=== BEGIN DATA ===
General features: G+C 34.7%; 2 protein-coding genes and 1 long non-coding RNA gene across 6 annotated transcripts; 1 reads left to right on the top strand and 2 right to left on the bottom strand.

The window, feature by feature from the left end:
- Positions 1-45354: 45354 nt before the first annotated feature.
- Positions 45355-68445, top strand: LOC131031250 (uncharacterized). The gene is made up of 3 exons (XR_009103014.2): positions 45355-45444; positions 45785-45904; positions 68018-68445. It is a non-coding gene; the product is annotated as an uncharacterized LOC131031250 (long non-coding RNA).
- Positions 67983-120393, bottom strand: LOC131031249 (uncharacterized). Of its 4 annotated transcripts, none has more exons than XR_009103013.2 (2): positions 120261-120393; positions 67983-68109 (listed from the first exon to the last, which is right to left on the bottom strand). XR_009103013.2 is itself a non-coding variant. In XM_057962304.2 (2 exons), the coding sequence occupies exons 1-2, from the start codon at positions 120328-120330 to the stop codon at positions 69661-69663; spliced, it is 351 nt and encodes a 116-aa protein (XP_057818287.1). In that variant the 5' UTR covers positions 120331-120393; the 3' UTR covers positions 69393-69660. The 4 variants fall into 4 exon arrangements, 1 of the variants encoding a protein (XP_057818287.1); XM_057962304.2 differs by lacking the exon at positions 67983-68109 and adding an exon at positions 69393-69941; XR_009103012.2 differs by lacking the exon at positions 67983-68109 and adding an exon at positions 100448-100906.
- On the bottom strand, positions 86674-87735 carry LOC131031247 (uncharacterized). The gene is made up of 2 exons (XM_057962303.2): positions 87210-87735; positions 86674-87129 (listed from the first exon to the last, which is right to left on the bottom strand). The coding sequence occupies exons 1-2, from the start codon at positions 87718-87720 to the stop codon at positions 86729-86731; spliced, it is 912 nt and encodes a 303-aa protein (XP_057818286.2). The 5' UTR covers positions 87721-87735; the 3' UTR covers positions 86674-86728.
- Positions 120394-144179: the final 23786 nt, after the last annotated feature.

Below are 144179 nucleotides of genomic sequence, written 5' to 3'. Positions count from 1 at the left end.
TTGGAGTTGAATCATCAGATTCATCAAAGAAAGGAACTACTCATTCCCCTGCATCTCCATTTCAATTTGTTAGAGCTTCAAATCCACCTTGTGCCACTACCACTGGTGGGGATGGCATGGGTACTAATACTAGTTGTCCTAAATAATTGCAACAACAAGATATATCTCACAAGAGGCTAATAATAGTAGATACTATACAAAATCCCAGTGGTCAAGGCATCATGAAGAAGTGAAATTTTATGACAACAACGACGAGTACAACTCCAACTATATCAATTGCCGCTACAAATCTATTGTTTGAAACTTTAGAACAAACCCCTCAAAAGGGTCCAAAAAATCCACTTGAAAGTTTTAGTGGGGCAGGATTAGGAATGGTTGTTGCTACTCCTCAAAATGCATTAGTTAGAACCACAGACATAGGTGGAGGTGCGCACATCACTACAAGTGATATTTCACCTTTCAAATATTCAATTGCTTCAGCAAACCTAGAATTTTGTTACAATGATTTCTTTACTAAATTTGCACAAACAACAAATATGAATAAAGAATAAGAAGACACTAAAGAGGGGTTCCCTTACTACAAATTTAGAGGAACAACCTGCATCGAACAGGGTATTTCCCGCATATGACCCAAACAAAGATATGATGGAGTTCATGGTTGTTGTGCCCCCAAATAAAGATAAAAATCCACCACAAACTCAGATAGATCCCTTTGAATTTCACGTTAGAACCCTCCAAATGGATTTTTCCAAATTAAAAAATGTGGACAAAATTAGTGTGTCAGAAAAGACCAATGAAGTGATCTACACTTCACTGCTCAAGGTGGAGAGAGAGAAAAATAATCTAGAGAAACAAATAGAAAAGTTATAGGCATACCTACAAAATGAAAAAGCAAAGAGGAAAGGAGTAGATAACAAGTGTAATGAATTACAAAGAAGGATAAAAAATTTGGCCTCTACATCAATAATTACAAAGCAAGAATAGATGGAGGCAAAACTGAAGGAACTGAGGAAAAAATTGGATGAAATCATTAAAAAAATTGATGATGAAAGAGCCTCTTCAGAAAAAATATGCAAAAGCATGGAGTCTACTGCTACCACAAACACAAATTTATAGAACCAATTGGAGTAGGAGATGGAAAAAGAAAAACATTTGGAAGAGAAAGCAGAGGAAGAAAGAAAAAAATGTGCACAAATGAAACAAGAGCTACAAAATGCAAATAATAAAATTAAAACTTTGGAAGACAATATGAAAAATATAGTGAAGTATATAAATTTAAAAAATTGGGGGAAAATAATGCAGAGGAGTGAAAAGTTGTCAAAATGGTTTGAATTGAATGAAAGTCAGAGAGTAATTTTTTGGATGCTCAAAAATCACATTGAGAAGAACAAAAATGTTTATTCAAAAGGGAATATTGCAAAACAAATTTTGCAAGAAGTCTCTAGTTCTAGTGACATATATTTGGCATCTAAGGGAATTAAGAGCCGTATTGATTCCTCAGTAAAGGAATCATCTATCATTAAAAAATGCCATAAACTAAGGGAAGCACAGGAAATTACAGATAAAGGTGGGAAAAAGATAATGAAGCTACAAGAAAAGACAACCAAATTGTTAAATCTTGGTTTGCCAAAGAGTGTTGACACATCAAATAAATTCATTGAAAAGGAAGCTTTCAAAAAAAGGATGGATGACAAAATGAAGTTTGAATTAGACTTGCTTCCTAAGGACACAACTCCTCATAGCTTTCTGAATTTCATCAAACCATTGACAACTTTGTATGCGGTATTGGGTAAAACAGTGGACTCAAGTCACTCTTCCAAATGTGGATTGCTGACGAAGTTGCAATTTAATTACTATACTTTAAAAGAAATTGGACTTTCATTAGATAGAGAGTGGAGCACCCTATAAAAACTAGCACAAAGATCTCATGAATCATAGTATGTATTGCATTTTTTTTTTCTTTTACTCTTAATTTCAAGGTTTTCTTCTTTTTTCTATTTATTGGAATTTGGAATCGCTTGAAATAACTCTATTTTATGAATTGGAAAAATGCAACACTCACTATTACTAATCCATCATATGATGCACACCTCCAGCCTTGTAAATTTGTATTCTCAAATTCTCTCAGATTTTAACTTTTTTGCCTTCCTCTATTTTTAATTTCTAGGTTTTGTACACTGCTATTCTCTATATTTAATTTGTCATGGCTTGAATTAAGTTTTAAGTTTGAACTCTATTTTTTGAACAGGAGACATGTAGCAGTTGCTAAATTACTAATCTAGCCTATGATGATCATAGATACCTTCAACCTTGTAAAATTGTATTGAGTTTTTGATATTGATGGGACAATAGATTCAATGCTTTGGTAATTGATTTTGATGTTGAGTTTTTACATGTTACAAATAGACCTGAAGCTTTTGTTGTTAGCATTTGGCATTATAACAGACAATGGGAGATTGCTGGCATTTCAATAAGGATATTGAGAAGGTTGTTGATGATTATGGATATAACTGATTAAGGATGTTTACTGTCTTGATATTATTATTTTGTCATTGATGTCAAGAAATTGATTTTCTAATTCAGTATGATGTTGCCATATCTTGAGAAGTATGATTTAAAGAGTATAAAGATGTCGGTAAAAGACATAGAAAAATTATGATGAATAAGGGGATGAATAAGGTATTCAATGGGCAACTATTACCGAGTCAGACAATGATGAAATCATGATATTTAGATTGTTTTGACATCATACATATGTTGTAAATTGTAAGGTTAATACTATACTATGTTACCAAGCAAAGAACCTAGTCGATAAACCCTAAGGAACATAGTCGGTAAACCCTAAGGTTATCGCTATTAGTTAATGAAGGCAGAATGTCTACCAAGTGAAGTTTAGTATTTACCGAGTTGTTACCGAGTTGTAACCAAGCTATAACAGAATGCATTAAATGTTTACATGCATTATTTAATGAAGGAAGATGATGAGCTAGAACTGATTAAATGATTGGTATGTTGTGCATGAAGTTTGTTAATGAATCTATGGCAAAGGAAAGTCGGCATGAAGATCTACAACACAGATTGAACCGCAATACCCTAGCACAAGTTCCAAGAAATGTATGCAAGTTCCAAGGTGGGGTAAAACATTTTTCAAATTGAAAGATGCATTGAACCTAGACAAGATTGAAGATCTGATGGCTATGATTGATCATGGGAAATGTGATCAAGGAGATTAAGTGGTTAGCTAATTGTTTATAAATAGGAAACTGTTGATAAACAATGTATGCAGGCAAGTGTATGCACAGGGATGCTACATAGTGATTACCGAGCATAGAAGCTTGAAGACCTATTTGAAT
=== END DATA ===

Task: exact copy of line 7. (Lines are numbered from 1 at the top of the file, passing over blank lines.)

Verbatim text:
- Positions 120394-144179: the final 23786 nt, after the last annotated feature.